Buried beneath the avalanche of press coverage about the lame-duck Congress, I found a story about President Obama’s mid-December meeting with twenty corporate CEOs. The purpose of this Blair House get-together was to discuss how to jump-start our still-ailing economy. Among other aims, Mr. Obama reiterated his goals to increase employment, end the recession, and double U.S. exports over the next five years.
These are lofty and laudable ambitions. But it seems that Mr. Obama’s regulatory bureaucrats haven’t gotten the memo. For example, consider the counter-productive impact of their efforts on agriculture.
As any shopper knows, food prices this past year have been rising faster than the overall rate of inflation. “Fears of a global food crisis swept the world’s commodity markets as prices for staples such as corn, rice and wheat spiraled after the U.S. government warned of ‘dramatically’ lower supplies,” the Financial Times reported in early October. “There is growing concern among countries about continuing volatility and uncertainty in food markets,” said World Bank president Robert Zoellick later that month. “These concerns have been compounded by recent increases in grain prices.”
Confronting this looming food-supply crisis is the American farmer. His productivity is such that the United States is the world’s largest agricultural exporter, with $108.7 billion in farm products shipped abroad in 2010. Helping him increase the supply of agricultural products is the key to addressing both rising food prices and global shortages. His productivity is also critical to our country’s broader economic recovery.
So, you would think that the administration’s apparatchiks would be doing whatever they can to remove the regulatory impediments that farmers face. But you would be wrong. Consider several ways in which federal regulators are threatening agricultural productivity, both directly and indirectly.
Inflating Energy Costs. The White House and its allies in Congress have declared open warfare on carbon-based energy sources, such as oil, coal, and natural gas. After an abortive effort to ram a “cap and trade” carbon-tax measure through Congress, the administration now seeks to impose the same anti-energy regimen via edicts by the Environmental Protection Agency.
“The Obama administration is expected to roll out a major greenhouse gas policy for power plants and refineries,” Politico reported, “signaling it won’t back off its push to fight climate change in the face of mounting opposition on Capitol Hill.”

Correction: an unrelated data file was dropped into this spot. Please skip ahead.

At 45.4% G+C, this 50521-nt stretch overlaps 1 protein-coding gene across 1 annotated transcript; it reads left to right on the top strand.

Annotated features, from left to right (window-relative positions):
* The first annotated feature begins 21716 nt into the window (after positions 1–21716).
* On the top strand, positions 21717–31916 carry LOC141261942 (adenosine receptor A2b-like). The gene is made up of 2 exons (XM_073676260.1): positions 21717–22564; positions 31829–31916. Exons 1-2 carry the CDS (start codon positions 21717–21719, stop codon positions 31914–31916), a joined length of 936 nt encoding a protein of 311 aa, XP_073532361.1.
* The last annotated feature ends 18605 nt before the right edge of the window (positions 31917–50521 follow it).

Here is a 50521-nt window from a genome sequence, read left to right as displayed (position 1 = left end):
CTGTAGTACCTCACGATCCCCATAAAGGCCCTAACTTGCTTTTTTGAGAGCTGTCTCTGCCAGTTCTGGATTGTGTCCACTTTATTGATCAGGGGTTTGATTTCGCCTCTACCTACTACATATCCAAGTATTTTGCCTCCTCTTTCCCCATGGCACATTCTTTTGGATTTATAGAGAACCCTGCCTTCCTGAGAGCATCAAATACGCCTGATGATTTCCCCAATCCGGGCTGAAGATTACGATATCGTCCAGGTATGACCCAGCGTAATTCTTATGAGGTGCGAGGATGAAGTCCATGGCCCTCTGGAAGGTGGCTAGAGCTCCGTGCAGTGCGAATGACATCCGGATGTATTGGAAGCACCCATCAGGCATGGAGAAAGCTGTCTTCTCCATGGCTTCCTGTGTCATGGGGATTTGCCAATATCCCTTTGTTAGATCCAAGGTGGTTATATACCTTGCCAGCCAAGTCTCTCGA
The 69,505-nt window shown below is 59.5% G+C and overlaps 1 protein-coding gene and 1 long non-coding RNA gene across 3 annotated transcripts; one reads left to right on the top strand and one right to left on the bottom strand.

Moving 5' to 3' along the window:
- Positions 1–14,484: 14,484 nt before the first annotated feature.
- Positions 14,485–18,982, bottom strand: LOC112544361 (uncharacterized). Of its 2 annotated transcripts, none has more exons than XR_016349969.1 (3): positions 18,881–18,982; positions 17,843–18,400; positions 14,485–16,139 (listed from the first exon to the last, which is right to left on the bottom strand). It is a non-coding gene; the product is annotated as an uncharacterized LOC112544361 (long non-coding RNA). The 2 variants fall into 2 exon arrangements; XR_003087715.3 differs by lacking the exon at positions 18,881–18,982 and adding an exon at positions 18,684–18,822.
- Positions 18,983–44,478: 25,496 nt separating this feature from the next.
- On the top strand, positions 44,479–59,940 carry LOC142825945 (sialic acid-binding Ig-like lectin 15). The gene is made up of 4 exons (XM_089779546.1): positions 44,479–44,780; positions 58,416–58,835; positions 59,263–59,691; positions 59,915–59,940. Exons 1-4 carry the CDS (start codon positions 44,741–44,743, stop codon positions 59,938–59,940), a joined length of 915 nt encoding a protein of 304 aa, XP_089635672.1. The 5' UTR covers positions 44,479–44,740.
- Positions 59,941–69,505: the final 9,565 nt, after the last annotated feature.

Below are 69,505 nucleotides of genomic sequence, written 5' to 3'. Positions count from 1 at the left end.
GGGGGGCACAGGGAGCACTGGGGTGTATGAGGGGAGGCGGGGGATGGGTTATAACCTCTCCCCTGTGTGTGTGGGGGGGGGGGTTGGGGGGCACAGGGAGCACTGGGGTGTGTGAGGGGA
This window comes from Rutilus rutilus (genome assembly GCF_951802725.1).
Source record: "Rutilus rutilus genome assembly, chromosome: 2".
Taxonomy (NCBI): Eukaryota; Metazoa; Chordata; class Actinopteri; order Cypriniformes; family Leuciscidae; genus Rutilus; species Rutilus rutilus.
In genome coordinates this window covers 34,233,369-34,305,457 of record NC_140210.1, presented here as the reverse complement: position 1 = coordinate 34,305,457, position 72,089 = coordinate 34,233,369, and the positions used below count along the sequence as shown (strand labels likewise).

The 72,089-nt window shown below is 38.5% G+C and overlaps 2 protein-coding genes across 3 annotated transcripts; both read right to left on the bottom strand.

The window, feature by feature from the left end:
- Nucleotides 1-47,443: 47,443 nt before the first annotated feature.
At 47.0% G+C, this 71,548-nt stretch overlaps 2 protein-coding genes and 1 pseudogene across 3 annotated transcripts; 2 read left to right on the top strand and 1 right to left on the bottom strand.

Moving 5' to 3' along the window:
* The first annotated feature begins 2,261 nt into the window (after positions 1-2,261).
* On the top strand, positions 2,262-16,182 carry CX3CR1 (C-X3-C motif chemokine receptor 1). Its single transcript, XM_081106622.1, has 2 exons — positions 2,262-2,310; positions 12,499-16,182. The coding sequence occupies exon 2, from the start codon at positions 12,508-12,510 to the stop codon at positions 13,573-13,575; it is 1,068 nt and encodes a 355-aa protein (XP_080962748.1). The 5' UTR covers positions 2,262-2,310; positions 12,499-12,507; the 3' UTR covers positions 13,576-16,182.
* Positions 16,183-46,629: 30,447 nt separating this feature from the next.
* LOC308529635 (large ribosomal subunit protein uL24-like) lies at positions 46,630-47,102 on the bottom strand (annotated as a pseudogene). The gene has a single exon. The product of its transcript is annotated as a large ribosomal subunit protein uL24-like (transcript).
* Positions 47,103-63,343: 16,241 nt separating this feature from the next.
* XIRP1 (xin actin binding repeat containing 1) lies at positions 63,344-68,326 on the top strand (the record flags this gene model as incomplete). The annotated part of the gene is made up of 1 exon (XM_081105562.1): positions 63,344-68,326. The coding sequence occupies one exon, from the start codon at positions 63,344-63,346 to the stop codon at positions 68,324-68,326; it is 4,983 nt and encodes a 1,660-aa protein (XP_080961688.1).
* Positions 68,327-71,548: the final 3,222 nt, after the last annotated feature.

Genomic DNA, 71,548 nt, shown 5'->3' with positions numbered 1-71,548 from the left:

In addition to EPA actions, the administration’s Interior Department has cited the Gulf oil spill as its rationalization to impose a seven-year moratorium on drilling for new oil offshore. This, coupled with its continuing ban on oil exploration in Alaska’s ANWR region and elsewhere, has severely squeezed energy supplies, helping to drive up late-December crude oil prices to over $90 per barrel.
The administration’s war on oil and coal is hiking the fuel and electric bills of farmers and consumers alike. When EPA regulations cause energy costs to soar, food becomes far more expensive to produce and transport, both here and abroad. The impact of these onerous regulations shows up not just in our grocery bills, but also in a reduced global supply of food—the “food-supply crisis” that worried experts are predicting.
Regulating Farmers to Death. In addition to high energy costs, administration bureaucrats confront farmers with many more-direct regulatory obstacles.
On September 23, Senator Blanche Lincoln (D., Ark.) chaired a hearing of the Senate Committee on Agriculture, Nutrition and Forestry about “the impact of EPA regulation on agriculture.” She and a panel of speakers recited numerous burdens that the agency has foisted upon farmers: irrational “spray drift” pesticide rules; “wetlands” regulations that place even bone-dry fields off-limits to agricultural use; orders to build retaining walls around fuel tanks in the middle of fields and pastures; consistent bias toward environmentalists in Clean Water Act lawsuits; proposed ambient air-quality standards that would impose impossible dust-reduction requirements on farmers; contradictory orders from a host of federal agencies concerning compliance with the Endangered Species Act; and on it goes.
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